By Joann M. Ringelstetter
In early May of 2010, on our way home from our North Carolina visit, we had planned to spend our last day photographing on the back roads of Kentucky. The afternoon before, as we left West Virginia and drove into Kentucky, it became overcast and then began to rain. It rained all through the night and we left our motel in the early morning rain.
Ruth had lined up a number of old grocery stores to visit that morning. At every one, I struggled to capture them in the driving rain. As we stopped to photograph Goldy’s Grocery, in addition to the rain, some very ominous clouds quickly moved in and we decided we’d better try to drive out of the approaching storm.
Our next stop was Blevins Grocery in the small town of Preston. In her research prior to our trip, Ruth had discovered that folks often “hung out” on the front porch of the store. We were looking forward to capturing some nostalgic scenes; however, it was Sunday and we figured that the store would be closed. As we pulled into the parking lot across the road from the store, there was a torrential downpour, along with lightning.
Even though it was early on a Sunday morning, the old grocery store was indeed open and there were men sitting on the porch socializing and watching the rain come down. We sat there in the car for about 20 minutes waiting for the rain and lightning to let up, but it wasn’t about to do that. Heavy rains are not exactly good for a camera and lightning is certainly not good for a photographer, especially one who is standing there with a metal tripod.
The longer we sat there, the more disappointed I became that we would have to leave without capturing this wonderful, old-fashioned scene. So I looked at Ruth and said, “I just can’t bear to leave without SOMETHING! I’m going to go for it as soon as the rain lets up even the slightest bit.” In a few minutes, the rain slowed just a bit and I jumped out of the car, grabbed the camera, tripod, and umbrella from the back seat, and set up in the rain.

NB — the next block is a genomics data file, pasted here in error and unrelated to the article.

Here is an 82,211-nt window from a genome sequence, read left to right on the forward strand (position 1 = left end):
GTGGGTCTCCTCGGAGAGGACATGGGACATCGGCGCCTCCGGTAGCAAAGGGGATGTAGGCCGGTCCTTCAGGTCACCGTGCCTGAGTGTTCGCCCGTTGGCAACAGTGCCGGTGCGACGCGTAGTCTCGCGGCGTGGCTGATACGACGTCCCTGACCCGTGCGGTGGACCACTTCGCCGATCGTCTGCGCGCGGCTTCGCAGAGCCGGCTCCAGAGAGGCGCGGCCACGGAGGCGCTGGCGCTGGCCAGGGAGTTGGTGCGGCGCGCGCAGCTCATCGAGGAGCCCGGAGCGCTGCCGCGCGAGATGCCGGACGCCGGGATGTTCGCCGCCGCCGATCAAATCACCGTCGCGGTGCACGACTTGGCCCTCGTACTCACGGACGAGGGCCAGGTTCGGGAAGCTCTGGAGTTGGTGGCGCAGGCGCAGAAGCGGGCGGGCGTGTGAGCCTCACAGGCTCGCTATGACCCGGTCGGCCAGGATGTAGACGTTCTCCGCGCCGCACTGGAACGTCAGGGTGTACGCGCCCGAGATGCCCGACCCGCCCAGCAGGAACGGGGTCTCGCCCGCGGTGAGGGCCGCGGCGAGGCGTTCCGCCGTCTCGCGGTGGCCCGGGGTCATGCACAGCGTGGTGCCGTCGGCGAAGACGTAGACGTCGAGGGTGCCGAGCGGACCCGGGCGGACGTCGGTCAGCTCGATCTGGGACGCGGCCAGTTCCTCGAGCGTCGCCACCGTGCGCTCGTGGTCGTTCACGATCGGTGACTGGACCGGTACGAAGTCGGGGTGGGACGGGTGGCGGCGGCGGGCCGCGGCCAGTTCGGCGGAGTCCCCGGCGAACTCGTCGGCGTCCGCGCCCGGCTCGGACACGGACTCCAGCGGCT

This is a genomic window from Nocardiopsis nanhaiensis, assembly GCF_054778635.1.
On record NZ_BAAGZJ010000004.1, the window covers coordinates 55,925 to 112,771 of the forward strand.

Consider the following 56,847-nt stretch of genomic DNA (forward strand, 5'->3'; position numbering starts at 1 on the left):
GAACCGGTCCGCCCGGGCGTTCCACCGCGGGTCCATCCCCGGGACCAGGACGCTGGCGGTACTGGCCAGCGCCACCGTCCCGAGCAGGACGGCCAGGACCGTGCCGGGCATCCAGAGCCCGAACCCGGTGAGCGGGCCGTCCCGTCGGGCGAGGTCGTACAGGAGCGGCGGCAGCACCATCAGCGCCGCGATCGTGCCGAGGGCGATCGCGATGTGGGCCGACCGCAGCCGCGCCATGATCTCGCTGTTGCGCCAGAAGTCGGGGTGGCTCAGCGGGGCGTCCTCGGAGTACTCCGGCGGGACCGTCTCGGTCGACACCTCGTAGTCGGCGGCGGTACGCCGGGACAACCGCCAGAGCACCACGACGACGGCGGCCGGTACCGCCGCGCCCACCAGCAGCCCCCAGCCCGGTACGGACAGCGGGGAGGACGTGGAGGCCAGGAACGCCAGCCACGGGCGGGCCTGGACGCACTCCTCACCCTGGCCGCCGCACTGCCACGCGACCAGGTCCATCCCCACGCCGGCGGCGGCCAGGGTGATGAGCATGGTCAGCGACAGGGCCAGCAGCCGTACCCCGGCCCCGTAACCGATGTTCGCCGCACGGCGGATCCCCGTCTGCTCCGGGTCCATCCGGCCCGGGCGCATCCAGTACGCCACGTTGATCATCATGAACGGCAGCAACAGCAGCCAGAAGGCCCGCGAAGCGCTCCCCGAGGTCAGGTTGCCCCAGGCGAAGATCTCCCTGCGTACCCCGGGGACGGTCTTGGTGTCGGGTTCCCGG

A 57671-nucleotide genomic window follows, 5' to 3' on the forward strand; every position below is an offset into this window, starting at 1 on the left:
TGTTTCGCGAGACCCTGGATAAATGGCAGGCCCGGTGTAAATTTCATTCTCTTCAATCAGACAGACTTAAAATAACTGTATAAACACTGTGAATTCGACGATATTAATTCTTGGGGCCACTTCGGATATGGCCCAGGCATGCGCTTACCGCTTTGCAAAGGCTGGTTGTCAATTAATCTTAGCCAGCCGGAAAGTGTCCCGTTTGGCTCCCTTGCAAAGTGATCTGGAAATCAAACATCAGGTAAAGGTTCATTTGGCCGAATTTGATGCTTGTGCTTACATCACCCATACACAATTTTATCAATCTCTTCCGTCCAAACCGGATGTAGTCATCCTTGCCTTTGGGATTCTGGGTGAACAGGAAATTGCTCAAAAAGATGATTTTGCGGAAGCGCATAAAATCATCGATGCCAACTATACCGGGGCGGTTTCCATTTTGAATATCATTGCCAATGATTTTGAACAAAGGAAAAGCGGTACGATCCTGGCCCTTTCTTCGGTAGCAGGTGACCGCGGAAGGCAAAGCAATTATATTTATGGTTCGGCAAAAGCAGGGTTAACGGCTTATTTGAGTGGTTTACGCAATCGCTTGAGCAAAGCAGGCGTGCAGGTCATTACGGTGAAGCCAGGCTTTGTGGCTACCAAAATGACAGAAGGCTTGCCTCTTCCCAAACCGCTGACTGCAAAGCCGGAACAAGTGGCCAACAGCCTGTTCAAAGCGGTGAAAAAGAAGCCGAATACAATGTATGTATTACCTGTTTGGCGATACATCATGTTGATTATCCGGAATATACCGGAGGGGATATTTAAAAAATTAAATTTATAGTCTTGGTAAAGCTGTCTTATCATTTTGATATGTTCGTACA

I’m sure those men thought that I was absolutely crazy, but they were also happy to have their picture taken. One of them jumped up, looked in through the screen door, and shouted, “Hey, everybody, come out here. Someone’s taking pictures!” Soon, a couple more men came out of the store and sat down. A minute or two later, the owner of the store came out and sat for just a minute to make sure he was in the picture, too.
After snapping just a few precious photos, I grabbed my gear and darted across the road and into the little country store. I talked with the owner, Rubin Blevins for a few minutes and he told me that he and his wife had been operating the store for 40 years. He runs the store and his wife runs the post office, which is in a little room attached to the store. She also helps out with the store. He said that the post office was open two hours a day from 9:00 to 11:00 am. The store is open seven days a week from 7:00 am until 6:00 pm Monday through Saturday, and from 7:00 to 10:00 am on Sunday. He closes at 10:00 am on Sunday so that he can go to church.
I walked across the weathered wooden floor, past the old coal stove, to the vintage Ale-8 cooler at the back of the store. Ruth had told me that I needed to be sure to buy a couple bottles of this regional ginger-flavored soft drink. If it hadn’t been so early in the morning, I might have also purchased a “Preston Steak Sandwich,” which is actually old-fashioned bologna sliced with an antique meat slicer. On my way out of the store, I photographed the rusty old Rainbo bread sign that was attached to the screen door.
A couple of months after our visit there, the Owingsville/Bath County Chamber of Commerce gave Blevins Grocery the honor of being named Business of the Year. According to the book, “Nana’s ScRaMbLeD Memories,” by Jodie Blevins Ratliff and published in 2011, Blevins Grocery is 82 years old and her parents, Rube and Helen Blevins, have owned and operated the store for 42 years. The store is still in its original state, with “no running water, no restrooms, no electric or gas heat and no air conditioning.”
The train tracks that were used in the early days to deliver the mail to Preston and the gas pumps that dispensed Regular and High Test (unleaded) gas are now a distant memory. One thing, however, that hasn’t changed is how the Blevins treat their customers, old and new. They treat them like family. If you ever have the pleasure of visiting Blevins Grocery in Bath County, Kentucky, be sure to have yourself a “Preston Steak Sandwich” and a bottle of cold Ale-8.
Happy New Year and Happy Shunpiking!